In the equilibrated system, the carboxylate oxygen atom of Glu87 forms a strong, stable hydrogen bond with the OH-4 atom of the cellobiose fragment at subsite +1. Tyr351, one of the putative base catalysts, hydrogen bonds with OH-3 at subsite −1 and is positioned 5.5Å away from the anomeric center (C1 of subsite −1) whereas, the distance between C1 and Asp255 is 5.3Å. The carboxylate oxygen atom (O1) of Asp255 is oriented towards the anomeric center and is 4.5Å away from the OH-1 at subsite −1. In contrast, OH of Tyr351 is further away (5.5Å) from the OH-1. The organization of the OH-2, and OH-1 atoms at subsite −1 near Tyr351 might hinder nucleophilic attack at the anomeric center in the reactant state whereas, Asp255 is in more favourable position. As described in the “Methods”, attempts to find a low-energy reaction path with Tyr351 as the general base failed. Consequently, Asp255 is likely to be a better candidate for the base catalyst than Tyr351.
The present postulated inversion reaction mechanism of enzymatic hydrolysis in CelS involves a proton transfer from the acid catalyst (Glu87) to the leaving group O4 and a nucleophilic attack by a water molecule at the anomeric center (C1) assisted by the base catalyst (Asp255). Minimum-energy pathways were obtained for both the forward and reverse reactions, and the enthalpy difference between the transition and reactant states found to be 32 kcal/mol.
The free energy profile (Fig 4) for the hydrolysis mechanism was obtained by umbrella sampling calculation along the reaction coordinate corresponding to the minimum energy pathway. The reactant state is at RC2=1.5 Å at which point a contiguous cellulose chain is bound in the substrate binding tunnel. The free-energy barrier is 19 kcal/mol. Therefore, there is a significant reduction in barrier height (13 kcal/mol) relative to the potential energy, a part of which may be attributed to the entropic contribution as well as the relaxation of the system during the MD simulations.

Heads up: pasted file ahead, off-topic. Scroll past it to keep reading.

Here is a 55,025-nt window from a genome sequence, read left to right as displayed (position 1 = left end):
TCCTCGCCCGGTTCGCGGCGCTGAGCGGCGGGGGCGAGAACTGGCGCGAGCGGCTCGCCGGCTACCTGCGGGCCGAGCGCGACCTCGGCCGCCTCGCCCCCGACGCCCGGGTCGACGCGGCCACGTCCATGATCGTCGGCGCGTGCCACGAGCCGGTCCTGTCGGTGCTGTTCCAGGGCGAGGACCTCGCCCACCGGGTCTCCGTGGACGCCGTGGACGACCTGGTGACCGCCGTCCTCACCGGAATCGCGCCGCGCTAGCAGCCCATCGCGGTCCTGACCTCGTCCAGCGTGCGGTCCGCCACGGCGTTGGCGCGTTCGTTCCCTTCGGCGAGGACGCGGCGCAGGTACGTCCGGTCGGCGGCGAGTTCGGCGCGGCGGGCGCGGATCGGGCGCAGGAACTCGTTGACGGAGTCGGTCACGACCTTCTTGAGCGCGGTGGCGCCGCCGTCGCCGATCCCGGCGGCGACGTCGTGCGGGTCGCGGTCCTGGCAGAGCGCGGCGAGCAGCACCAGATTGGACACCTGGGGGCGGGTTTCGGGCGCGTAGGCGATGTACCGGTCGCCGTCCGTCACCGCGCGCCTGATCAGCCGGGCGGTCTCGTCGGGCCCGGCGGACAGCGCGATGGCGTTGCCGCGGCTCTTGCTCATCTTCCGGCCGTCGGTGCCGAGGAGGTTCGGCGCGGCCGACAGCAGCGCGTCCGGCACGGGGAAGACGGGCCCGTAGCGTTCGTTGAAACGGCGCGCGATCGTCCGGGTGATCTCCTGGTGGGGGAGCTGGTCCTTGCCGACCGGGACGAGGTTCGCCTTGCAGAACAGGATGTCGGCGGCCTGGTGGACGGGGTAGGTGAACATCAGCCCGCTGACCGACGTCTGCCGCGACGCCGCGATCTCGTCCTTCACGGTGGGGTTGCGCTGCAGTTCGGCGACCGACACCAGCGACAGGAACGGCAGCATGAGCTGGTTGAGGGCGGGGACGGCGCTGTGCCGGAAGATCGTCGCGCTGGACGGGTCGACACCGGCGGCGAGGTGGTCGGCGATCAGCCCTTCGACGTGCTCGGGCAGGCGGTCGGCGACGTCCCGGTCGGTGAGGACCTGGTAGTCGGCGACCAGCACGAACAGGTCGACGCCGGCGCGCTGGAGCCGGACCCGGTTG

The reaction proceeds through a transition state at RC2=2.17 Å. Recalculation of the free energy barrier starting from a slightly different reactant state configuration led to a barrier of 21 kcal/mol. This difference of 2 kcal/mol near the transition state arises from relatively poor sampling around the unstable transition state configurations. However, the two free-energy profiles resemble each other closely during the passage from the transition state to the product. The standard deviation between the two free energy profiles is 0.94 kcal/mol. Finally, a stable product state is formed at 3.2 Å. The change in free energy between product and reactant states in two systems are 5 and 4 kcal/mol for the two calculations, respectively.